What is it?
Vitamin B12 is the generic name for a group of compounds based on the cobalamin molecule that has cobalt as the trace mineral at its core. It is classified as a vitamin as it is an essential nutrient for the human body and is regularly obtained from the food we eat. Like other vitamins its role is to catalyse or regulate metabolic reactions in the body. There are many natural ways to gain Vitamin B12, mostly through eating animal products, including fish, meat, poultry, eggs, milk, and milk products.
Vitamin B12 is absorbed into our tissues through the digestive tract, however this process can be disrupted from poor digestion, intestinal disease or the use of some medications etc. Main causes are due to atrophic gastritis and lack of Intrinsic Factor (IF), a glycoprotein produced by the stomach that is required for the absorption of B12. As well as from poor diet and digestion. There are no known sources of vitamin B12 in plants, although some species of seaweed have been found to contain it. Therefore it is quite common to see vegetarians or vegans present with vitamin B12 deficiencies. Vitamin B12 deficiencies can also be affected by a genetic condition such as:
- Pernicious anaemia
- Crohn’s disease
- Treatment with proton-pump inhibitors
- Atrophic gastritis
- Coeliac disease
- Use of antacids (acid is required to release B12 from food)
- Gastrointestinal surgery
- Use of certain medications
- Use of illegal drugs and substances
As most of the reasons for Vitamin B12 deficiency are due to poor absorption of vitamin B12 during the digestive process by taking a shot, you are bypassing the GI tract and allowing for up to 100% absorption into the body straight into the cells.
The true prevalence of vitamin B12 deficiency today is not known. This is because;
Studies may be more focused towards specific groups such as vegetarians.
- Widespread refusal to accept that vitamin B12 deficiency exists. Perhaps by pharmaceutical companies that have nothing to gain by people becoming well.
- Patients can fail the test for B12, despite showing all the symptoms.
- Criteria is set that only extreme cases of B12 deficiency is diagnosed and treated.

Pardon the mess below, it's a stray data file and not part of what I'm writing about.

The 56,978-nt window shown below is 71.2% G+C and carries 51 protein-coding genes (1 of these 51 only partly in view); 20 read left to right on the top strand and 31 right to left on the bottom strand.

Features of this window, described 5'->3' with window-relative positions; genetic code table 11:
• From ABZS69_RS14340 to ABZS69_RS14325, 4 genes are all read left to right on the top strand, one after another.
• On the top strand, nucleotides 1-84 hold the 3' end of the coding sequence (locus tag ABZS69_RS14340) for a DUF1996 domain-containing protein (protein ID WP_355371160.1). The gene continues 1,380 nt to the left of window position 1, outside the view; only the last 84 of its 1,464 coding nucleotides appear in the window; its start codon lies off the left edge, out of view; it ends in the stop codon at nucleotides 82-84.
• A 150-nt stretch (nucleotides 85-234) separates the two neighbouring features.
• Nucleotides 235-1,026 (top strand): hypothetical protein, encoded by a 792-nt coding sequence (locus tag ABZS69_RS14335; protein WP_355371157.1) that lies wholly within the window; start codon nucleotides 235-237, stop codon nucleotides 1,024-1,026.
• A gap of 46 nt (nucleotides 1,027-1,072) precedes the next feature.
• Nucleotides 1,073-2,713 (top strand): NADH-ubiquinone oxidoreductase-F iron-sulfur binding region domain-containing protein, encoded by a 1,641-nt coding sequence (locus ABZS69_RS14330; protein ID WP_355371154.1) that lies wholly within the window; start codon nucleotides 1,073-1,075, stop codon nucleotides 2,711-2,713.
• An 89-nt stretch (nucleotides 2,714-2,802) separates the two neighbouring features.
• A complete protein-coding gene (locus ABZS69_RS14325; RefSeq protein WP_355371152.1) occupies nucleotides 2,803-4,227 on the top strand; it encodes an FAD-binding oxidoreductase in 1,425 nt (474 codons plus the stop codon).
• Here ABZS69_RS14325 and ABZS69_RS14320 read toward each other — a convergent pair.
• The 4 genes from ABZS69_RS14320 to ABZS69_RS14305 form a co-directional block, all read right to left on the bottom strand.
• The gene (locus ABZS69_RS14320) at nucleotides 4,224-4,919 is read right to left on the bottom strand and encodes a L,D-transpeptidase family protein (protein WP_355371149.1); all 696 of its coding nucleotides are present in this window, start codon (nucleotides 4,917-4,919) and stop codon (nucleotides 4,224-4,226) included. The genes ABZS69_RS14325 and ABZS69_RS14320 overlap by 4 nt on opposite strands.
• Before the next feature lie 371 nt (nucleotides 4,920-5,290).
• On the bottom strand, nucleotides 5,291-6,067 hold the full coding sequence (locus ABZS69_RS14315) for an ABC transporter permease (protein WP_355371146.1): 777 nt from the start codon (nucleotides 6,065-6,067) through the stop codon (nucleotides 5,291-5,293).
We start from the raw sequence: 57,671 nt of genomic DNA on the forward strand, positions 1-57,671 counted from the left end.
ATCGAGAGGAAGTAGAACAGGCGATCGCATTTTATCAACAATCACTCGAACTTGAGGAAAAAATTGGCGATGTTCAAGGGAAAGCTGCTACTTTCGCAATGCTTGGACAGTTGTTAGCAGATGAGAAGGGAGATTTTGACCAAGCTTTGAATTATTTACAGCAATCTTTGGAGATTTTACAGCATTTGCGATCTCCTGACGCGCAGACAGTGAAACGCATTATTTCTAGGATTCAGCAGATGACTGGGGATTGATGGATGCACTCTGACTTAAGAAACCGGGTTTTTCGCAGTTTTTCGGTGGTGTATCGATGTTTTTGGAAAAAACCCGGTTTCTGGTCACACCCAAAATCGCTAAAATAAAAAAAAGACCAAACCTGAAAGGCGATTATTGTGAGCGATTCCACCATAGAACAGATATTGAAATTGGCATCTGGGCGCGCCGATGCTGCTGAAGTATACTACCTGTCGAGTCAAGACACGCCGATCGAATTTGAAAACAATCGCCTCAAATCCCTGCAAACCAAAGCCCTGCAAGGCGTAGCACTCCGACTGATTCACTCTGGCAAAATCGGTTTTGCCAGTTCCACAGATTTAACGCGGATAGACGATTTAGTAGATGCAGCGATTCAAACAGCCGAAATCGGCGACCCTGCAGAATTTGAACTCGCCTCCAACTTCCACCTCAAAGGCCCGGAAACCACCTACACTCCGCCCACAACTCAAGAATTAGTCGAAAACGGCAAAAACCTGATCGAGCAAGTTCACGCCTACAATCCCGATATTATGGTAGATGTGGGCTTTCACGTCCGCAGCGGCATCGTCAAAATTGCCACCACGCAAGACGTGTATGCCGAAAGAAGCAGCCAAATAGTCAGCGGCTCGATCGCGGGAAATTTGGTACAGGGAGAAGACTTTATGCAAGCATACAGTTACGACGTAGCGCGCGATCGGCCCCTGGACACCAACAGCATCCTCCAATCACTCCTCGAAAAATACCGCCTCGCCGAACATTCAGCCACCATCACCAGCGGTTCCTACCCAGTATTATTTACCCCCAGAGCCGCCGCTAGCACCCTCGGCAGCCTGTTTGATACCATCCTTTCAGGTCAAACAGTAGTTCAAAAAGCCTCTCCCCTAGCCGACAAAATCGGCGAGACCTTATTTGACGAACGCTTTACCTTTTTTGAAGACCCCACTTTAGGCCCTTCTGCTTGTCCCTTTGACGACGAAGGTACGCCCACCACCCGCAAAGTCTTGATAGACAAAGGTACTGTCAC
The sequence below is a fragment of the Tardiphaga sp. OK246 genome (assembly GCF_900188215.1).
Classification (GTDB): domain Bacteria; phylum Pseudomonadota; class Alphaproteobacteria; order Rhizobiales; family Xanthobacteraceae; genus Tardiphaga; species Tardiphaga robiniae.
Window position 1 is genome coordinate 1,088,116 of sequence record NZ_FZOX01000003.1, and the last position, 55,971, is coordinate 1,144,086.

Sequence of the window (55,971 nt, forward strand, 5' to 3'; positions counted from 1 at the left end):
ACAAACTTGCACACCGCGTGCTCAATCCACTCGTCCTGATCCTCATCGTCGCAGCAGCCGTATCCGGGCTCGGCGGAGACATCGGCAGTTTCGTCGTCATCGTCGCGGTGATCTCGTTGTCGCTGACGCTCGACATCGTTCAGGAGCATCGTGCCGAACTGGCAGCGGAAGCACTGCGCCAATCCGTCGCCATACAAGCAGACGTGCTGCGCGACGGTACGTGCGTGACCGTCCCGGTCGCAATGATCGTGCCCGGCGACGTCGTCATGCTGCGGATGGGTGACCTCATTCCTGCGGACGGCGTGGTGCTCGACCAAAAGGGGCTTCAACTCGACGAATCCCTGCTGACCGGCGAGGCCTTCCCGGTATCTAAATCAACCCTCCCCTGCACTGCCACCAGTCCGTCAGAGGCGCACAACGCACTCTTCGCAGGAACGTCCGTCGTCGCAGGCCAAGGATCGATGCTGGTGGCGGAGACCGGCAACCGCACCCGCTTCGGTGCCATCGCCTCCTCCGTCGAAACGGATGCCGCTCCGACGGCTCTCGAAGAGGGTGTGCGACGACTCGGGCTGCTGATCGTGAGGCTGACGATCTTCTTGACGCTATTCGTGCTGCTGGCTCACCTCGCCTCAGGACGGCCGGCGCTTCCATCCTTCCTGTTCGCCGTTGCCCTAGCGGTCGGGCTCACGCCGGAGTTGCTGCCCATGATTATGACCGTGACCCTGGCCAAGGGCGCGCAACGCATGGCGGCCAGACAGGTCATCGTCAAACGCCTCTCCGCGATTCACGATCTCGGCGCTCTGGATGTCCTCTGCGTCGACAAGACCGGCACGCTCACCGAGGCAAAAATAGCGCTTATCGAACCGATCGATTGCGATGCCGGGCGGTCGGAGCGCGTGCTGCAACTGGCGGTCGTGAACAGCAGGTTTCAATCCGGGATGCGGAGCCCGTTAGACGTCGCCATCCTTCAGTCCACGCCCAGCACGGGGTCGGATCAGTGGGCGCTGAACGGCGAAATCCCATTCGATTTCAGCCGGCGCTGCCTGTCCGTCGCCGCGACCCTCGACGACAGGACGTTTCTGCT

How vitamin B12 deficiency is diagnosed
The traditional way of diagnosing vitamin B12 deficiency has been with a serum B12 blood test to determine the patients B12 levels as well as the presence of any signs or symptoms of pernicious anaemia. The problem with this is that many sufferers of a B12 deficiency may not have anaemia or have a serum B12 blood level within an abnormally low range in accordance to the ‘normal’ ranges set. There are no national or international agreements of what a normal range is. The tests can also give false readings where they do not assess the bioavailability of the B12 or whether it is functional of not. It is therefore better practice to look for trigger symptoms; Key triggers or symptoms of vitamin B12 deficiency are:
- Hair loss
- Pins & needles
- Numbness in the hands or feet
- Tremors or palsies
- Recurrent headaches
What can I expect during the treatment?
The procedure is very quick, the area will be cleaned with an alcohol wipe before the injection is given into the muscle at the top of the arm.
Are there any side effects?
Vitamin B12 injections are generally considered to be very safe. They have no major side effects, however, in very rare cases, some people can experience side effects caused by allergic reactions or sensitivity.
At a glance
Price: £25 per shot or £60 for a course of 3.
Results: Within hours some clients report a lift in mood, within a day to a week some clients report feeling less tired and suffering less from brain fog. Within 2 weeks there may be better muscle and joint function. Within a month some clients have reported; improvements in pains in hands and feet, better strength and grip, cyclical hormones such as fertility cycles normalise, thyroid and cortisol hormones normalise.
Treatment Time: Treatment takes seconds please allow a little bit longer if you are a first time
Longevity: We recommend 1 shot a week for 3 weeks, then one a month thereafter.
Experience has shown that vitamin B12 is completely safe, at any concentration in the diet and in the blood.
- The non-toxicity of Vitamin B12 is confirmed by the US National Institute of Health Office of Dietary Supplements which states that the US Institute of Medicine (IoM) has not established any upper limit for B12 ‘because of its low toxicity’. The IoM states that ‘no adverse effects have been associated with excess vitamin B12 intake from food and supplements in healthy individuals’.
- The European Food Safety Authority (EFSA) states that the European Committee on Food (SCF) has concluded that ‘it is not possible to derive an upper intake level, mainly because no clearly identified adverse effect could be identified’.